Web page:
Spatial data company Matterport (NASDAQ: MTTR) officially completed its SPAC merger with Gores Holdings VI on Thursday and officially began trading on the Nasdaq on Friday, July 23. The deal netted Matterport $605 million to fund the growth of its already high-growth business and it values the company at about $4.2 billion at Thursday's closing stock price.
The transaction brings to the public a company growing rapidly in a nascent and potentially massive spatial mapping market. If all goes well, this could be a critical infrastructure company in the digitization of real estate, and it's one of my top growth stocks right now.
What is Matterport?
Matterport is a spatial data company. That basically means the company can collect data on any space using a specialized camera or even an iPhone or Android phone. A user simply takes a series of 360 images throughout a space and the company's software maps it into what's known as a "dollhouse," an example of which you can see above. You can even build a dollhouse of your home for free on most smartphones right now, showing how ubiquitous the technology is.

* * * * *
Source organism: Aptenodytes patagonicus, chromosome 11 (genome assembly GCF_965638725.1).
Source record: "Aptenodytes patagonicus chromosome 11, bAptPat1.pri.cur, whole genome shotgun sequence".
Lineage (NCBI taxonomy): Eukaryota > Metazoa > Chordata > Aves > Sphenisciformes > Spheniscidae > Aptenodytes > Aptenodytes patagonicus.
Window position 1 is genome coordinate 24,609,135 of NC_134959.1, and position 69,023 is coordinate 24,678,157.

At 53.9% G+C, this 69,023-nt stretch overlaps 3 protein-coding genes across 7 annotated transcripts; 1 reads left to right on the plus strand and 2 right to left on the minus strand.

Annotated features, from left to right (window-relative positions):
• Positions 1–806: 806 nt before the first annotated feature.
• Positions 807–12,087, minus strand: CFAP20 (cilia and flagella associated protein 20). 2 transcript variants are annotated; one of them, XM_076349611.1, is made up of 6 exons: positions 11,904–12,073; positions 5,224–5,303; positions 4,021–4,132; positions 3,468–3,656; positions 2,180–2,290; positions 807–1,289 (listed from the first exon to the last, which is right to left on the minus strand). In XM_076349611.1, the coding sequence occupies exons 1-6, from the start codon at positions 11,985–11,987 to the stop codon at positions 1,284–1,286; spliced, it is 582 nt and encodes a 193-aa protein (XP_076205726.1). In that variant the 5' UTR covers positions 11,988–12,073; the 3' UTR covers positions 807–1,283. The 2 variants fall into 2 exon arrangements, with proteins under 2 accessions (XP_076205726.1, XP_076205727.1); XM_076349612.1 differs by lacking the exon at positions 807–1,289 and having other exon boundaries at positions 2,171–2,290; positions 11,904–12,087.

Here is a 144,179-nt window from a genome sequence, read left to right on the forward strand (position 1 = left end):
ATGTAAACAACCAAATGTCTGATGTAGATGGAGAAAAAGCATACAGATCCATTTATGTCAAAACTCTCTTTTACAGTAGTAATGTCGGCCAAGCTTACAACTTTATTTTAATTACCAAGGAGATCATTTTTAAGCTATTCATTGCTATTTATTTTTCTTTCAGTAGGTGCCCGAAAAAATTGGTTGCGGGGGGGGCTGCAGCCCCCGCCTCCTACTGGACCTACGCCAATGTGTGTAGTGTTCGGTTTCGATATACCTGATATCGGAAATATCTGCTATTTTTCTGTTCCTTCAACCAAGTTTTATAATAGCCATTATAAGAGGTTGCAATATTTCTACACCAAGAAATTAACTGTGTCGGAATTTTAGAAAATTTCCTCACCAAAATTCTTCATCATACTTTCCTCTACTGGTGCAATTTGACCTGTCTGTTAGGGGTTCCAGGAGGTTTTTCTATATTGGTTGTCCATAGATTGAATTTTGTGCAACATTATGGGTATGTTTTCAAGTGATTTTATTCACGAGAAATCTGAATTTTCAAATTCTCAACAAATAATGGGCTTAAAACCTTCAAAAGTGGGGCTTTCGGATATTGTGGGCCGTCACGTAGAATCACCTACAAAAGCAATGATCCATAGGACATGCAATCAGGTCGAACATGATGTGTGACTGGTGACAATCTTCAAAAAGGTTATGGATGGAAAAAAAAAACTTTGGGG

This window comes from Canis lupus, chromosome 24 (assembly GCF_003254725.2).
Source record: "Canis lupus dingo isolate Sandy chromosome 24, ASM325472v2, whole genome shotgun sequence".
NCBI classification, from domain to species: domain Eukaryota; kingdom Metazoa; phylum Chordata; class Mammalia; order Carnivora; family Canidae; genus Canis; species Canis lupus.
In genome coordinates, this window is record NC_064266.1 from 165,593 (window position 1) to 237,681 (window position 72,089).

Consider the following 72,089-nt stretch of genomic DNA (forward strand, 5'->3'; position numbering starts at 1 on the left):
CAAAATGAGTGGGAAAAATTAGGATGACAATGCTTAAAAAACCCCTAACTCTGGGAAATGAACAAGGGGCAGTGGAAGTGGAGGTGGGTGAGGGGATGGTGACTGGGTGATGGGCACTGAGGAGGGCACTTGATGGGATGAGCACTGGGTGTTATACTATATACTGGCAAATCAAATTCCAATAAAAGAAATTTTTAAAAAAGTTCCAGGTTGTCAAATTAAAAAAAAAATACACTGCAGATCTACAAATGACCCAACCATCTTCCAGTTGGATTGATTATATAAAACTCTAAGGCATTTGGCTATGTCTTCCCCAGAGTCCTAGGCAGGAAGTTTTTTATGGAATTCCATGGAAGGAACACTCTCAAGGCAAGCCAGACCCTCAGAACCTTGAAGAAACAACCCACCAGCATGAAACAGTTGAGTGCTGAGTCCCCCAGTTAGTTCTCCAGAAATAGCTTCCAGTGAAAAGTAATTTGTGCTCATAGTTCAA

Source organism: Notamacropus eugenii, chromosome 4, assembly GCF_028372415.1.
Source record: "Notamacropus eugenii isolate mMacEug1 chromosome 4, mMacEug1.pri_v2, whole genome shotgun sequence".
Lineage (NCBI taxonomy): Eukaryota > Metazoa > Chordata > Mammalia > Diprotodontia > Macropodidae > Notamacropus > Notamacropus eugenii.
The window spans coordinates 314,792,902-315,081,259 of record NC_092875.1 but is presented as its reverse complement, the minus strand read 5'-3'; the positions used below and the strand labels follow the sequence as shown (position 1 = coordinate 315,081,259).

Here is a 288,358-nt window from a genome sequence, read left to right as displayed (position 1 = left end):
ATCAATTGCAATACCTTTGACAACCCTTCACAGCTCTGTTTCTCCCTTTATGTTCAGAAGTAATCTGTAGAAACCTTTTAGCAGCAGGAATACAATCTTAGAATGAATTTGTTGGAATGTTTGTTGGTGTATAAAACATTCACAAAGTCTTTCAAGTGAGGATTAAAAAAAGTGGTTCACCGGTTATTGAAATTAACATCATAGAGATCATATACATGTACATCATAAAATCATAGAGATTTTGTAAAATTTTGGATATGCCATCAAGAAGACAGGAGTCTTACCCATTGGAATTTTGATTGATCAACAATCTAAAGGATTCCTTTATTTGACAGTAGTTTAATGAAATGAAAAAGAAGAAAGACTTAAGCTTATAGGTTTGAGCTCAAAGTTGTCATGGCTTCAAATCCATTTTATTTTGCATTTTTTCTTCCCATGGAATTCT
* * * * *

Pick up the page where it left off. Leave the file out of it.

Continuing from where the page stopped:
The images and data captured have primarily been used for virtual tours of homes or Airbnb rentals or similar applications, but that's just the start of where the company can add value.
With a digital recreation of a physical space, programmers can create a myriad of new data sets or tools. The number of doorknobs could be counted with a few clicks, square footage of a space can be measured, spatial data could be uploaded to a robot, and much more.